Dockworkers, shippers agree to resume West Coast port operations

After nine months of contentious talks, dockworkers and shipping companies have reached a tentative agreement on a labor dispute that has clogged West Coast ports from San Diego to Seattle.

Ted S. Warren/AP
A cargo container ship sits docked at the Port of Tacoma. Negotiators have reached a tentative contract covering West Coast dockworkers, likely ending a protracted labor dispute that snarled international trade at seaports handling about $1 trillion worth of cargo annually.

After nine months of contentious talks, dockworkers and shipping companies have reached a tentative agreement that would set cargo ships sailing again up and down the West Coast out of 29 ports from San Diego to Seattle.

“We are pleased to have reached an agreement that is good for workers and for the industry,” Pacific Maritime Association (PMA) president James McKenna and Bob McEllrath, president of the International Longshore and Warehouse Union (ILWU), said in a joint statement. “We are also pleased that our ports can now resume full operations.”

The dockworkers' union and employers agreed to resume work Saturday evening, although it’s likely to take weeks if not months to unblock that traffic jam, as well as the gridlock of cargo containers sitting on docks.

The PMA, which represents about 70 shipping companies and the ILWU had been negotiating a new contract since last May. While some of the biggest issues, including health care coverage and pensions, had been resolved, the talks were stuck over how to arbitrate future workplace disputes.

The tentative five-year contract reached Friday evening still must be approved by the 13,000-member union's rank-and-file, who handle about one-quarter of all US international trade – much of it with Asia – amounting to about $1 trillion worth of cargo annually.

Neither side released details of the agreement, but in a recent letter to maritime association members, Mr. McKenna outlined what he called employers' "last, best and final" offer. It included maintenance of nearly no-cost health coverage, an $11,000 increase in the maximum pension benefit to $91,000, and a $1-per-hour wage increase over each of the five years.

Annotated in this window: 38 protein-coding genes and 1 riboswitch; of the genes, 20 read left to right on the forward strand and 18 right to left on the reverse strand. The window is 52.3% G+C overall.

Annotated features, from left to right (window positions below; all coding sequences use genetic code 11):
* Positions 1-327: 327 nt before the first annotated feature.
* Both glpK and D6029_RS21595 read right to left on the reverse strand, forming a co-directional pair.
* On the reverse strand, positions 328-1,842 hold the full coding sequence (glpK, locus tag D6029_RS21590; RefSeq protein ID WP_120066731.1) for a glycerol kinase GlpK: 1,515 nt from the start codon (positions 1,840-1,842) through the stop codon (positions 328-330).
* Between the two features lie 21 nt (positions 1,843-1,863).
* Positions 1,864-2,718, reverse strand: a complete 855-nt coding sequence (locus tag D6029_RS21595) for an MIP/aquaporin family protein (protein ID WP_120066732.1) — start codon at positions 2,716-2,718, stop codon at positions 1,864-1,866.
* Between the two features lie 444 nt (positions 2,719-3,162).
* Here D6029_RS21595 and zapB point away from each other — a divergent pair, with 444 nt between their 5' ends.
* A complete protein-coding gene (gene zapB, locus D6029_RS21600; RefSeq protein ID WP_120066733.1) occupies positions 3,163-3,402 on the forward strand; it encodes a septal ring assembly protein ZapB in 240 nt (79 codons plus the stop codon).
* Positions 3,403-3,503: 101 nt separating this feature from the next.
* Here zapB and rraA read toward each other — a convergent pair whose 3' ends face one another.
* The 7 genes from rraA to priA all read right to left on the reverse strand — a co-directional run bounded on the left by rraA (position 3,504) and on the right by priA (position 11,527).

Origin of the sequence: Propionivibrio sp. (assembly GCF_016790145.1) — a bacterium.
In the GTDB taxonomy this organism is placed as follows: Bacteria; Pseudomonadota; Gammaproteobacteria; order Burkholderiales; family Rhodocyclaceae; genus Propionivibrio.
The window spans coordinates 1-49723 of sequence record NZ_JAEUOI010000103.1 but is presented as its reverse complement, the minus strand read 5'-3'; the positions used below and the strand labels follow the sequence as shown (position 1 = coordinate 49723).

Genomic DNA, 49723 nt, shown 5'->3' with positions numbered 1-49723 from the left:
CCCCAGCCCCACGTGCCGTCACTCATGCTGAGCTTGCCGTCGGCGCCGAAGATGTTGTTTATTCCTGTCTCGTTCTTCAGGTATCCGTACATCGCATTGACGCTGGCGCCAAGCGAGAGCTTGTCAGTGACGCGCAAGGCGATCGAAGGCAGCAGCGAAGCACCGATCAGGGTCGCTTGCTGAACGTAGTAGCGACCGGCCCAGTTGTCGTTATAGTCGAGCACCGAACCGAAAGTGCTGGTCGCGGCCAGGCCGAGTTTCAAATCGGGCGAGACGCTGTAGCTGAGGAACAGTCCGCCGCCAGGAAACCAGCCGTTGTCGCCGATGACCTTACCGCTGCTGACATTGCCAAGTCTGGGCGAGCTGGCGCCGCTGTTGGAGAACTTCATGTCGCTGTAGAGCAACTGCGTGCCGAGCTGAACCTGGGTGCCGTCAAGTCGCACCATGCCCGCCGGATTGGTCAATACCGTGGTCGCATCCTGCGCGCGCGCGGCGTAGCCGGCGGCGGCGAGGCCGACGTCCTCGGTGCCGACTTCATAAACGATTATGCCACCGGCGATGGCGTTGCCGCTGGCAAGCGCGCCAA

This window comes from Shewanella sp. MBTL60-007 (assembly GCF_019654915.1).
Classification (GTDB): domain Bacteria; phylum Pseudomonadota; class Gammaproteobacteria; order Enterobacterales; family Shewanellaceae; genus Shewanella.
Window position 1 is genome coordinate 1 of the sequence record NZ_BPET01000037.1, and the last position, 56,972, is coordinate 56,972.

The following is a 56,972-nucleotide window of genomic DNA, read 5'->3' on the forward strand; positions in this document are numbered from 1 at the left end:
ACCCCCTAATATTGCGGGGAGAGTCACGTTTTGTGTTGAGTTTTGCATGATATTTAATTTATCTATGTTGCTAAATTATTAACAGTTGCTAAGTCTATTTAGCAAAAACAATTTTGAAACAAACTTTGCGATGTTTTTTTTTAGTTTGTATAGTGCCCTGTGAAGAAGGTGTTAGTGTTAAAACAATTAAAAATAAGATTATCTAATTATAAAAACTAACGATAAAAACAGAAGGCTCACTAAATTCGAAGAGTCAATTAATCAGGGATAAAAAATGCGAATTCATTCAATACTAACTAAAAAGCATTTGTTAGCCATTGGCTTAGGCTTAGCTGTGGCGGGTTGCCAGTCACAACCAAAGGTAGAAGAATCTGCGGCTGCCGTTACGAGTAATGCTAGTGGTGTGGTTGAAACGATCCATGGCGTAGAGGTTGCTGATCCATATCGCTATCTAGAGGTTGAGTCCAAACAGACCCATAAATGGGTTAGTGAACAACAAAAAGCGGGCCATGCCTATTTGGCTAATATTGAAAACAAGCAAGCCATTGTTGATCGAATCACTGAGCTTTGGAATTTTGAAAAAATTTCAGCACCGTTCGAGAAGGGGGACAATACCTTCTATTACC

Though dockworker wages vary by job and skill level, the average exceeds $50 per hour, according to the maritime association, which represents ocean-going shipping lines and the companies that load and unload cargo at port terminals.

It took outside help to bring the two sides to resolution, including the Federal Mediation and Conciliation Service, US Labor Secretary Tom Perez, US Secretary of Commerce Penny Pritzker and Los Angeles Mayor Eric Garcetti.

“The parties persevered over a long and challenging process and were ultimately successful in averting any further situations that could have been disruptive to shipping operations and to the nation’s economy,” Allison Beck, acting director of the mediation and conciliation service, said in a statement Friday. “As a result of their efforts, shippers can expect that normal operations will be restored as soon as possible at our nation’s West Coast ports.”

Secretary Perez  had warned negotiators that if they didn't seal a deal by midnight Friday, he'd haul them back to Washington, where a parade of elected leaders had been imploring resolution.

The National Retail Federation (NRF), the world’s largest retail trade association, lauded an end to what it called “crisis-level congestion and backlog at the ports.”

“We must dedicate ourselves to finding a new way to ensure that this nightmare scenario is not repeated again,” the association said in a statement. “If we are to truly have modern international trade, supply chain and transportation systems, we must develop a better process for contract negotiations moving forward.”

Trade experts warn that the new contract won’t immediately resolve the delays, particularly at Los Angeles and Long Beach, which together handle roughly 40 percent of the nation’s incoming container cargo, the Los Angeles Times reports.

“The congestion stems in part from issues unrelated to the labor dispute,” the newspaper reported. “Before slowdown accusations surfaced in early November, the L.A and Long Beach ports already were struggling with the worst freight backlog in a decade, in large part because of a truck trailer shortage and the increased use of mammoth container vessels that hold more cargo.”

This report includes material from the Associated Press.

of stories this month > Get unlimited stories
You've read  of  free articles. Subscribe to continue.

Unlimited digital access $11/month.

Get unlimited Monitor journalism.